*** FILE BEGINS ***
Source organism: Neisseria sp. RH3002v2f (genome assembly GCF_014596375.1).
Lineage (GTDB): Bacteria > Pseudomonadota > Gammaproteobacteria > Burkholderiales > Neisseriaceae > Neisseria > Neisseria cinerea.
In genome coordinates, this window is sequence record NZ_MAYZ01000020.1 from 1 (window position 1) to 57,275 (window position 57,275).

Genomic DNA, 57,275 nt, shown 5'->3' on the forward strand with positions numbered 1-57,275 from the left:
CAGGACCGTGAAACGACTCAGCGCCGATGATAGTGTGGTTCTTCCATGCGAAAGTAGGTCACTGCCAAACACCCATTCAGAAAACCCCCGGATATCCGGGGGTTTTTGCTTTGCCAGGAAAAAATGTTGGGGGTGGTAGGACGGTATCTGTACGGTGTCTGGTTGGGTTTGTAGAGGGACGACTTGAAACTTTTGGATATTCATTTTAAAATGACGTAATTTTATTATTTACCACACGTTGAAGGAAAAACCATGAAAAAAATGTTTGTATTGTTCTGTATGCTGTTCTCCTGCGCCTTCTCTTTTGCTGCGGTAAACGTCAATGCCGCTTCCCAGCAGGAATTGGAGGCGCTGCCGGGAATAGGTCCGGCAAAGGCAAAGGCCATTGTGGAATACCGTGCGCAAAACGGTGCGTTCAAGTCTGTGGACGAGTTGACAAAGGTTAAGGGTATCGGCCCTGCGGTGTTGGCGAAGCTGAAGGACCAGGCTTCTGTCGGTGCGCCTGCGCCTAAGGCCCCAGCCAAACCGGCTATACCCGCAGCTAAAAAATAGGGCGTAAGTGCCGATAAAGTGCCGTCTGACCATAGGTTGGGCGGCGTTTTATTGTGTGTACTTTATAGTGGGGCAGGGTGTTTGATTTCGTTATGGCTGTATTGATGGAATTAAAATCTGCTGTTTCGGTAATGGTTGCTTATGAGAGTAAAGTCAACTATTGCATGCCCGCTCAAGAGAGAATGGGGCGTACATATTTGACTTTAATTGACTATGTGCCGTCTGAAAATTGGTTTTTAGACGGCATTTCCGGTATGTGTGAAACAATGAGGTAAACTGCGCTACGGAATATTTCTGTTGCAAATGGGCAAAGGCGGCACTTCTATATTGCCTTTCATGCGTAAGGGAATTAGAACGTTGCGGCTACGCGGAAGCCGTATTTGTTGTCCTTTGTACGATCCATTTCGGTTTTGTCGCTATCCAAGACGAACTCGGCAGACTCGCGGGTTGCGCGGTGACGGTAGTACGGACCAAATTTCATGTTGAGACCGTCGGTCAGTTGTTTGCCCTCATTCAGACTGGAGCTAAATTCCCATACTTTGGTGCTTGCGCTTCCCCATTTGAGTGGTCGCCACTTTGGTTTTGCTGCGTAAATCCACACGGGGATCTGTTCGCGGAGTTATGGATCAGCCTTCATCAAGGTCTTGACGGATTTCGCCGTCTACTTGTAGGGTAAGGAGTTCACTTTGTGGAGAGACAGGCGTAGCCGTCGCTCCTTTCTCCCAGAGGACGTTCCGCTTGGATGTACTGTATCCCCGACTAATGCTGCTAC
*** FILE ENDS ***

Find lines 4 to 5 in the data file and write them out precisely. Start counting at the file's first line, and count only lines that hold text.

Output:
Genomic DNA, 57,275 nt, shown 5'->3' on the forward strand with positions numbered 1-57,275 from the left:
CAGGACCGTGAAACGACTCAGCGCCGATGATAGTGTGGTTCTTCCATGCGAAAGTAGGTCACTGCCAAACACCCATTCAGAAAACCCCCGGATATCCGGGGGTTTTTGCTTTGCCAGGAAAAAATGTTGGGGGTGGTAGGACGGTATCTGTACGGTGTCTGGTTGGGTTTGTAGAGGGACGACTTGAAACTTTTGGATATTCATTTTAAAATGACGTAATTTTATTATTTACCACACGTTGAAGGAAAAACCATGAAAAAAATGTTTGTATTGTTCTGTATGCTGTTCTCCTGCGCCTTCTCTTTTGCTGCGGTAAACGTCAATGCCGCTTCCCAGCAGGAATTGGAGGCGCTGCCGGGAATAGGTCCGGCAAAGGCAAAGGCCATTGTGGAATACCGTGCGCAAAACGGTGCGTTCAAGTCTGTGGACGAGTTGACAAAGGTTAAGGGTATCGGCCCTGCGGTGTTGGCGAAGCTGAAGGACCAGGCTTCTGTCGGTGCGCCTGCGCCTAAGGCCCCAGCCAAACCGGCTATACCCGCAGCTAAAAAATAGGGCGTAAGTGCCGATAAAGTGCCGTCTGACCATAGGTTGGGCGGCGTTTTATTGTGTGTACTTTATAGTGGGGCAGGGTGTTTGATTTCGTTATGGCTGTATTGATGGAATTAAAATCTGCTGTTTCGGTAATGGTTGCTTATGAGAGTAAAGTCAACTATTGCATGCCCGCTCAAGAGAGAATGGGGCGTACATATTTGACTTTAATTGACTATGTGCCGTCTGAAAATTGGTTTTTAGACGGCATTTCCGGTATGTGTGAAACAATGAGGTAAACTGCGCTACGGAATATTTCTGTTGCAAATGGGCAAAGGCGGCACTTCTATATTGCCTTTCATGCGTAAGGGAATTAGAACGTTGCGGCTACGCGGAAGCCGTATTTGTTGTCCTTTGTACGATCCATTTCGGTTTTGTCGCTATCCAAGACGAACTCGGCAGACTCGCGGGTTGCGCGGTGACGGTAGTACGGACCAAATTTCATGTTGAGACCGTCGGTCAGTTGTTTGCCCTCATTCAGACTGGAGCTAAATTCCCATACTTTGGTGCTTGCGCTTCCCCATTTGAGTGGTCGCCACTTTGGTTTTGCTGCGTAAATCCACACGGGGATCTGTTCGCGGAGTTATGGATCAGCCTTCATCAAGGTCTTGACGGATTTCGCCGTCTACTTGTAGGGTAAGGAGTTCACTTTGTGGAGAGACAGGCGTAGCCGTCGCTCCTTTCTCCCAGAGGACGTTCCGCTTGGATGTACTGTATCCCCGACTAATGCTGCTAC